Scientists have recently discovered what seems to be the 8th continent of the world--with 94 percent of the land is submerged underwater. It's called Zealandia, after it has been revealed that it comprises New Zealand and New Caledonia islands.

Located in the southwest of the Pacific Ocean, the continent ranges around 3 million square miles and is believed to have connected the islands by a submerged continental crust. Moreover, Zealandia, as many scientists put to claim, is considered as the youngest, thinnest and most submerged land among other continents.

After Zealandia's split from the supercontinent Gondwanaland around 83 million years ago, it might have caused the continent to stretch and thinned, therefore, reducing its buoyancy and sunk. Campbell believed that Zealandia is the son of Gondwanaland, father of New Zealand.

This is not the first time Zealandia was placed in the limelight of news headers. In 2007, one of the researchers of New Zealand's geoscience agency, Hamish Campbell, theorized that Zealandia was a massive continental crust where New Zealand is only the tip.

But, he and his team cannot guarantee if there were any lands left from Zealandia. "The geological evidence at present is too weak, so we are logically forced to consider the possibility that the whole of Zealandia may have sunk," Campbell told Stuff New Zealand.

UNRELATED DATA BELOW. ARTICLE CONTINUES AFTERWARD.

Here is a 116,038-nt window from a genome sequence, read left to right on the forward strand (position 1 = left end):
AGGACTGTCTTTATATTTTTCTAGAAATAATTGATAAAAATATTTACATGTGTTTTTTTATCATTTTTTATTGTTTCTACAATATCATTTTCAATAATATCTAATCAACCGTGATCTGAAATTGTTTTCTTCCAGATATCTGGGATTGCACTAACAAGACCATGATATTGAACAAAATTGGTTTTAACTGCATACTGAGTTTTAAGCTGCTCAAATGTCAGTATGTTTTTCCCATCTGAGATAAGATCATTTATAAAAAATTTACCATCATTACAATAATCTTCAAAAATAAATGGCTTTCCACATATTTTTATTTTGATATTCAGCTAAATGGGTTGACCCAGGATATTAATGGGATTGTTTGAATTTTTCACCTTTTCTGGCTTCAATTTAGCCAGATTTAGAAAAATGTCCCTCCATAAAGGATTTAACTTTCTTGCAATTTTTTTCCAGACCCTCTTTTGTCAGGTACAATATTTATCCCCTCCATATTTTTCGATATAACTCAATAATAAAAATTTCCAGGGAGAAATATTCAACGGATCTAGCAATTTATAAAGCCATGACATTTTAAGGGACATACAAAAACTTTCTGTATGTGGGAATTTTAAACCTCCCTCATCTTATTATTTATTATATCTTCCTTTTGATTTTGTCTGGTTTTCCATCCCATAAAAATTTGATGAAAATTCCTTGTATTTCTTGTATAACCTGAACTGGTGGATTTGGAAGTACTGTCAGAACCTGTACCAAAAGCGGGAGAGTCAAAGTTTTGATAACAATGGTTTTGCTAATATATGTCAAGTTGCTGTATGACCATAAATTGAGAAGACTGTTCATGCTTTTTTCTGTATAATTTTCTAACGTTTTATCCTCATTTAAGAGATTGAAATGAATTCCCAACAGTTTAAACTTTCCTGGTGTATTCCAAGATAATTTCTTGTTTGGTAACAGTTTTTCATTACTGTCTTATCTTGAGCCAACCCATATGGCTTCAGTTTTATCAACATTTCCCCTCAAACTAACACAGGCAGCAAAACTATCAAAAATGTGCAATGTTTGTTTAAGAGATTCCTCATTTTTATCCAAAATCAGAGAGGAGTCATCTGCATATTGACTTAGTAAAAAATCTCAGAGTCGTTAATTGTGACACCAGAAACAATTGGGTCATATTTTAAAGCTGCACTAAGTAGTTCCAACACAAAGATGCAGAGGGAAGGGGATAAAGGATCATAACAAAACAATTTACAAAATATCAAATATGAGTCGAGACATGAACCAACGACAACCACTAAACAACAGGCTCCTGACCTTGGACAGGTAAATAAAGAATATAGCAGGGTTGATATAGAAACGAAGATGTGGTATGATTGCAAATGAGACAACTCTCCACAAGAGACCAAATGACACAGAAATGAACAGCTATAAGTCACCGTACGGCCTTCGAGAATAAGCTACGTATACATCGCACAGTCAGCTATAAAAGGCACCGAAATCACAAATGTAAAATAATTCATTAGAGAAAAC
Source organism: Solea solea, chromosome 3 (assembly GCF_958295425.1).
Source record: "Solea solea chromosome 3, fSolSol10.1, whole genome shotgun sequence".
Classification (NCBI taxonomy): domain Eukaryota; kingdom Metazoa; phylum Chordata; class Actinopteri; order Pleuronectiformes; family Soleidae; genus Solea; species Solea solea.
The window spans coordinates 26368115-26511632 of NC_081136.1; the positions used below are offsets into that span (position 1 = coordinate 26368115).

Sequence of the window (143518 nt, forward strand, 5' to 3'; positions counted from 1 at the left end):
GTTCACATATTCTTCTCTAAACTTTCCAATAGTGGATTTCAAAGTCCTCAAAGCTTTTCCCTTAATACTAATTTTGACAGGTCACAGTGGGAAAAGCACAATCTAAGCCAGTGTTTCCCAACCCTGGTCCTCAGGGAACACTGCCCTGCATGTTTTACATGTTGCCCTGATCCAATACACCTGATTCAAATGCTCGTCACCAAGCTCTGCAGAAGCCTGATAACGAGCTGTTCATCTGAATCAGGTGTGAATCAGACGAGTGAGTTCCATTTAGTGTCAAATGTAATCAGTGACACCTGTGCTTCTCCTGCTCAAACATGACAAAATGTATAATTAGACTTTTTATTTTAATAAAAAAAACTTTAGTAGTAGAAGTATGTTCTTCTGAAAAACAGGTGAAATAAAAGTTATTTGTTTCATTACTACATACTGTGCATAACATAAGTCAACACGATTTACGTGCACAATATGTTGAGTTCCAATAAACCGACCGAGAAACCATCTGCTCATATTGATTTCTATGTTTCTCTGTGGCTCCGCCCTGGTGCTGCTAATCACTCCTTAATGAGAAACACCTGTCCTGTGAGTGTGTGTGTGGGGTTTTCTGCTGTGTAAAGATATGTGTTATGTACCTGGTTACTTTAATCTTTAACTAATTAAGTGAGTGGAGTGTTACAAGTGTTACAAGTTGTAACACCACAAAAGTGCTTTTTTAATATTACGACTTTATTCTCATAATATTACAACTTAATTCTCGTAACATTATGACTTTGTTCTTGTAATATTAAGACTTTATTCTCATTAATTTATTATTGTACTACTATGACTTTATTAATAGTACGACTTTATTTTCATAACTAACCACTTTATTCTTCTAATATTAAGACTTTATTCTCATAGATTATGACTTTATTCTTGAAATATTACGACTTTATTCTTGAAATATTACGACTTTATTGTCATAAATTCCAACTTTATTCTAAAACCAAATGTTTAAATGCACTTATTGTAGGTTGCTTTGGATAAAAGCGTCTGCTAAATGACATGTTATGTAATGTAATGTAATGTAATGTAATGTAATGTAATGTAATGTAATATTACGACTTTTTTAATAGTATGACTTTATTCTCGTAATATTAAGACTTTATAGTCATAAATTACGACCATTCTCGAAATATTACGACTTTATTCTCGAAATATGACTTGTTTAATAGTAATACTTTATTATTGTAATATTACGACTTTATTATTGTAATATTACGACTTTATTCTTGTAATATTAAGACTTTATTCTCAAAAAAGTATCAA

If the continent is believed to have remnants of its islands, it will have included the Antipodes Islands, Auckland Islands, Bounty Islands, Campbell Islands, and the Chatham Islands in its territory. Another theory of the newly discovered continent is that it is thought to have no fauna and flora growing there. However, the notion was debunked in 2006 upon the discovery of a fossil mammal jaw during the Miocene period in the Otago region of the continent.

Earlier this month, researchers at the South Africa's University of the Witwatersrand has found evidence of an ancient continent called 'Mauritia,' after discovering it under the island of Mauritius by the Indian Ocean.